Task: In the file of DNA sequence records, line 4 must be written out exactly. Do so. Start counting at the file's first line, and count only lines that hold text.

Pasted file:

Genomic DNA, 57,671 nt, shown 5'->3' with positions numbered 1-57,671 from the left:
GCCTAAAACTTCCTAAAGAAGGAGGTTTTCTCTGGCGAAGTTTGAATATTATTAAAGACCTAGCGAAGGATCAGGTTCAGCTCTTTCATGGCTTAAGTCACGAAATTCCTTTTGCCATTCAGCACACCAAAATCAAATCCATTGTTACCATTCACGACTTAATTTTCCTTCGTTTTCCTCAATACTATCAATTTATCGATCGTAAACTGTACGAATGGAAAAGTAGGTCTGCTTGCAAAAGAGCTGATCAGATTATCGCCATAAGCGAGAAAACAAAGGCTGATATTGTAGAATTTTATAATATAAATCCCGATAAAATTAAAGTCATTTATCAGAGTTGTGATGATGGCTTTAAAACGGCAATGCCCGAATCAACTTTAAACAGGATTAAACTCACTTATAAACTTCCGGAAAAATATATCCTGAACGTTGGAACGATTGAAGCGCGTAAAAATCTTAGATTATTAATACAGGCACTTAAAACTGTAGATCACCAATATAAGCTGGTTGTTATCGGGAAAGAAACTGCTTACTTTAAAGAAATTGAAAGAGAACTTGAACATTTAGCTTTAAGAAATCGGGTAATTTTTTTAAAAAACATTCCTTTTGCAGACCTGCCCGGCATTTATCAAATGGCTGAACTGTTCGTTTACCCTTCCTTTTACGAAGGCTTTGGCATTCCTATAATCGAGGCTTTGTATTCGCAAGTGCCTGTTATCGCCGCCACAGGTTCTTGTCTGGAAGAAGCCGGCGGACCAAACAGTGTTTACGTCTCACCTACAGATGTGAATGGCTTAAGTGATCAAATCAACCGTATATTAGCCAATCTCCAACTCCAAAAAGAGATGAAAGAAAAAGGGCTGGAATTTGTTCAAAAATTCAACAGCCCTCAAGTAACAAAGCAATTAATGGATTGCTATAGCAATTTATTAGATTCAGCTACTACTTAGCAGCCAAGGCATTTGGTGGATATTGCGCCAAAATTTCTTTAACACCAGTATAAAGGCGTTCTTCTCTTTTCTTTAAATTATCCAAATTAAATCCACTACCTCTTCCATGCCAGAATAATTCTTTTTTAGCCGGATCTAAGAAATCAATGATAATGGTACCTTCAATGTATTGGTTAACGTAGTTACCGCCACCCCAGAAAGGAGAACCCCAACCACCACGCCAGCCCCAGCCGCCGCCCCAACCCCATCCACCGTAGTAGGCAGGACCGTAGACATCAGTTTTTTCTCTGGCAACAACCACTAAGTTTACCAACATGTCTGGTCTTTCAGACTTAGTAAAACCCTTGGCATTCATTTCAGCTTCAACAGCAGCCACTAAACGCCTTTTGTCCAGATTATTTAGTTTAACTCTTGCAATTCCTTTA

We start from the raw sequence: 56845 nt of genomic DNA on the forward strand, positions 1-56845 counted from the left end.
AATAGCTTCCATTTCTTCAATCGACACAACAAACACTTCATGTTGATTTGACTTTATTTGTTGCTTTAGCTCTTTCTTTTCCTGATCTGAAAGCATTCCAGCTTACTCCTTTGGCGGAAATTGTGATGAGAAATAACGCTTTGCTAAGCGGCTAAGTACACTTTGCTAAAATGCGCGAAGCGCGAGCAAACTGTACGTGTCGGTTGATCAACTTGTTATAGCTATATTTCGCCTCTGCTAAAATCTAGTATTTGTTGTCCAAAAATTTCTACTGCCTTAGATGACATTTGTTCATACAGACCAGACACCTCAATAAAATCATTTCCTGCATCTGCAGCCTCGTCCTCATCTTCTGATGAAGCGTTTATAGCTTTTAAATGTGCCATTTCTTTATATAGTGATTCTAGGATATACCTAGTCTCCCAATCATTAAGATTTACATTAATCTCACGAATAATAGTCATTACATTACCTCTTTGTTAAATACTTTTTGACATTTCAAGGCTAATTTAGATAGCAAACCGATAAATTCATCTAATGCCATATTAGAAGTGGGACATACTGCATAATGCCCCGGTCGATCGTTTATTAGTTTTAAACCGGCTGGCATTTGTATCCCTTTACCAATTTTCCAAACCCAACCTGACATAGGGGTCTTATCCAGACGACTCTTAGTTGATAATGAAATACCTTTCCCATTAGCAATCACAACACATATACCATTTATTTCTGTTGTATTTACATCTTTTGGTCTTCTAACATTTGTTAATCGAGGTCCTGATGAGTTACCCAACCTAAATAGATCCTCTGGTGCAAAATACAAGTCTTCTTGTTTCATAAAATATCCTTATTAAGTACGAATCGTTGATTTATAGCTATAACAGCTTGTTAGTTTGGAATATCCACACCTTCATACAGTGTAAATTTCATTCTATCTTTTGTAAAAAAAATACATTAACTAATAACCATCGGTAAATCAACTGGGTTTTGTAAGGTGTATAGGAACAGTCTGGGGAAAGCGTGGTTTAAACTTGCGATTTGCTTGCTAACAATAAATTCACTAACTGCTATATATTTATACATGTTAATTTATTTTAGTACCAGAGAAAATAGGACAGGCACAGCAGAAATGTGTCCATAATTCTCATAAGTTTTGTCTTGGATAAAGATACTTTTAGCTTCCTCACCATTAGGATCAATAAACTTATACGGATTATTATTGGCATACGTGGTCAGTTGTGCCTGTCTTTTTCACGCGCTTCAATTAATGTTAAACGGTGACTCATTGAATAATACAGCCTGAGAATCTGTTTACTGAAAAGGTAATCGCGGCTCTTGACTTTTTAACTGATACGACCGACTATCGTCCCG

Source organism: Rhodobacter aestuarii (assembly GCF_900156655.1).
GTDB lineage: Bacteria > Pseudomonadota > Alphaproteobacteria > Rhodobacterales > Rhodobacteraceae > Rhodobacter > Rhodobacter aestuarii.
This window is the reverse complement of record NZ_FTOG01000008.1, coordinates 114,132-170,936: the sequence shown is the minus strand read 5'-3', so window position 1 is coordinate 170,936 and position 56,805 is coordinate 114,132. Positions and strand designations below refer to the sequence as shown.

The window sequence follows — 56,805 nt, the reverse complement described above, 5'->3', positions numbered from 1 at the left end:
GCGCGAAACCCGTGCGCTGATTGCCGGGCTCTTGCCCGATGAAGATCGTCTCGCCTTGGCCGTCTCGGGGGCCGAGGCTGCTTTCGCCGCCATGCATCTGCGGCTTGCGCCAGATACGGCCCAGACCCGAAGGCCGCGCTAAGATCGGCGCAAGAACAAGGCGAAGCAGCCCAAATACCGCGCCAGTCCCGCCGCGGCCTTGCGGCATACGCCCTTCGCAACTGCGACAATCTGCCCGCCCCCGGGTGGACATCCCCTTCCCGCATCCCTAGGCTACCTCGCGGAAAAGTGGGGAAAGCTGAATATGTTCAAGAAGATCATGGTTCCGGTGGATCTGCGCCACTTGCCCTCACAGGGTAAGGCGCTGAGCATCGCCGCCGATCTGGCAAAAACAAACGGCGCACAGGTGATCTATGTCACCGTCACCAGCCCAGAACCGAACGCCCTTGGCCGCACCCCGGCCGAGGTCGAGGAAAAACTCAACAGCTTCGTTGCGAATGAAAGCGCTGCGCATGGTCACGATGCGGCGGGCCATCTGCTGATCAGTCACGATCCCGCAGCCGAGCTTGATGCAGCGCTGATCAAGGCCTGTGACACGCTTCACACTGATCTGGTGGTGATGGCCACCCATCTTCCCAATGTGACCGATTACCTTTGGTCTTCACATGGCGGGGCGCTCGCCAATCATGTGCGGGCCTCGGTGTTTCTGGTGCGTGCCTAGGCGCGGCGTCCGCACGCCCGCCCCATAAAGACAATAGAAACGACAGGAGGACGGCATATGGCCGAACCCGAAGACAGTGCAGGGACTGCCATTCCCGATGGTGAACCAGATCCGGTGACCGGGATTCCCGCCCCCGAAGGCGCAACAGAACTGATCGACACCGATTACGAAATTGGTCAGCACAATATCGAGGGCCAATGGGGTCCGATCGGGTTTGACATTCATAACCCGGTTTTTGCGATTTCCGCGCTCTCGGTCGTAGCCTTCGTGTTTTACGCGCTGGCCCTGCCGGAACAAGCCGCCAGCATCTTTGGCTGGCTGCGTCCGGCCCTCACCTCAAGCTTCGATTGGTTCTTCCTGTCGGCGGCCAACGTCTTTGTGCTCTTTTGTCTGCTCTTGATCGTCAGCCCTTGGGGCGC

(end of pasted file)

AATAGCTTCCATTTCTTCAATCGACACAACAAACACTTCATGTTGATTTGACTTTATTTGTTGCTTTAGCTCTTTCTTTTCCTGATCTGAAAGCATTCCAGCTTACTCCTTTGGCGGAAATTGTGATGAGAAATAACGCTTTGCTAAGCGGCTAAGTACACTTTGCTAAAATGCGCGAAGCGCGAGCAAACTGTACGTGTCGGTTGATCAACTTGTTATAGCTATATTTCGCCTCTGCTAAAATCTAGTATTTGTTGTCCAAAAATTTCTACTGCCTTAGATGACATTTGTTCATACAGACCAGACACCTCAATAAAATCATTTCCTGCATCTGCAGCCTCGTCCTCATCTTCTGATGAAGCGTTTATAGCTTTTAAATGTGCCATTTCTTTATATAGTGATTCTAGGATATACCTAGTCTCCCAATCATTAAGATTTACATTAATCTCACGAATAATAGTCATTACATTACCTCTTTGTTAAATACTTTTTGACATTTCAAGGCTAATTTAGATAGCAAACCGATAAATTCATCTAATGCCATATTAGAAGTGGGACATACTGCATAATGCCCCGGTCGATCGTTTATTAGTTTTAAACCGGCTGGCATTTGTATCCCTTTACCAATTTTCCAAACCCAACCTGACATAGGGGTCTTATCCAGACGACTCTTAGTTGATAATGAAATACCTTTCCCATTAGCAATCACAACACATATACCATTTATTTCTGTTGTATTTACATCTTTTGGTCTTCTAACATTTGTTAATCGAGGTCCTGATGAGTTACCCAACCTAAATAGATCCTCTGGTGCAAAATACAAGTCTTCTTGTTTCATAAAATATCCTTATTAAGTACGAATCGTTGATTTATAGCTATAACAGCTTGTTAGTTTGGAATATCCACACCTTCATACAGTGTAAATTTCATTCTATCTTTTGTAAAAAAAATACATTAACTAATAACCATCGGTAAATCAACTGGGTTTTGTAAGGTGTATAGGAACAGTCTGGGGAAAGCGTGGTTTAAACTTGCGATTTGCTTGCTAACAATAAATTCACTAACTGCTATATATTTATACATGTTAATTTATTTTAGTACCAGAGAAAATAGGACAGGCACAGCAGAAATGTGTCCATAATTCTCATAAGTTTTGTCTTGGATAAAGATACTTTTAGCTTCCTCACCATTAGGATCAATAAACTTATACGGATTATTATTGGCATACGTGGTCAGTTGTGCCTGTCTTTTTCACGCGCTTCAATTAATGTTAAACGGTGACTCATTGAATAATACAGCCTGAGAATCTGTTTACTGAAAAGGTAATCGCGGCTCTTGACTTTTTAACTGATACGACCGACTATCGTCCCG